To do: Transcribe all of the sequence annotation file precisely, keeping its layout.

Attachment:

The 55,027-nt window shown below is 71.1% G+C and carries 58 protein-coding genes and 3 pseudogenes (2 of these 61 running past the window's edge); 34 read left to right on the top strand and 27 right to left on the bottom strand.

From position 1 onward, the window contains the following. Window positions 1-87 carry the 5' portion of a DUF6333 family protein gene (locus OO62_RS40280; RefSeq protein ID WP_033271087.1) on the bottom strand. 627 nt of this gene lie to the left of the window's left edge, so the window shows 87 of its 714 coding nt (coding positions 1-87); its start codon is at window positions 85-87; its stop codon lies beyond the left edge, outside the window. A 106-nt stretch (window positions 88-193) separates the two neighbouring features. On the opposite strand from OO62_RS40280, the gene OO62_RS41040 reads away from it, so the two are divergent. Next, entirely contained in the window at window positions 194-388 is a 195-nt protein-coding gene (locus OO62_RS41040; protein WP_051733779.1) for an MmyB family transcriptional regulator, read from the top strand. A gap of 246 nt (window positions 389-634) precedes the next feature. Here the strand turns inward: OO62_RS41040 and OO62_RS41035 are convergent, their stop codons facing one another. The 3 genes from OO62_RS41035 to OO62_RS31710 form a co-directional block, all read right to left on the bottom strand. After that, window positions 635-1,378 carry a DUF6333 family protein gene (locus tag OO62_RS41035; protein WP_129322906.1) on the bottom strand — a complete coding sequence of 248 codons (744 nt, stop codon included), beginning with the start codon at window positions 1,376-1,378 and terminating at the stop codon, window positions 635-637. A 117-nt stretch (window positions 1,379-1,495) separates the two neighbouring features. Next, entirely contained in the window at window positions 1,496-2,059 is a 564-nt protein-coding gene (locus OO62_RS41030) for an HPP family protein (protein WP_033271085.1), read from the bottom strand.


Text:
The 55,027-nt window shown below is 71.1% G+C and carries 58 protein-coding genes and 3 pseudogenes (2 of these 61 running past the window's edge); 34 read left to right on the top strand and 27 right to left on the bottom strand.

From position 1 onward, the window contains the following. Window positions 1-87 carry the 5' portion of a DUF6333 family protein gene (locus OO62_RS40280; RefSeq protein ID WP_033271087.1) on the bottom strand. 627 nt of this gene lie to the left of the window's left edge, so the window shows 87 of its 714 coding nt (coding positions 1-87); its start codon is at window positions 85-87; its stop codon lies beyond the left edge, outside the window. A 106-nt stretch (window positions 88-193) separates the two neighbouring features. On the opposite strand from OO62_RS40280, the gene OO62_RS41040 reads away from it, so the two are divergent. Next, entirely contained in the window at window positions 194-388 is a 195-nt protein-coding gene (locus OO62_RS41040; protein WP_051733779.1) for an MmyB family transcriptional regulator, read from the top strand. A gap of 246 nt (window positions 389-634) precedes the next feature. Here the strand turns inward: OO62_RS41040 and OO62_RS41035 are convergent, their stop codons facing one another. The 3 genes from OO62_RS41035 to OO62_RS31710 form a co-directional block, all read right to left on the bottom strand. After that, window positions 635-1,378 carry a DUF6333 family protein gene (locus tag OO62_RS41035; protein WP_129322906.1) on the bottom strand — a complete coding sequence of 248 codons (744 nt, stop codon included), beginning with the start codon at window positions 1,376-1,378 and terminating at the stop codon, window positions 635-637. A 117-nt stretch (window positions 1,379-1,495) separates the two neighbouring features. Next, entirely contained in the window at window positions 1,496-2,059 is a 564-nt protein-coding gene (locus OO62_RS41030) for an HPP family protein (protein WP_033271085.1), read from the bottom strand.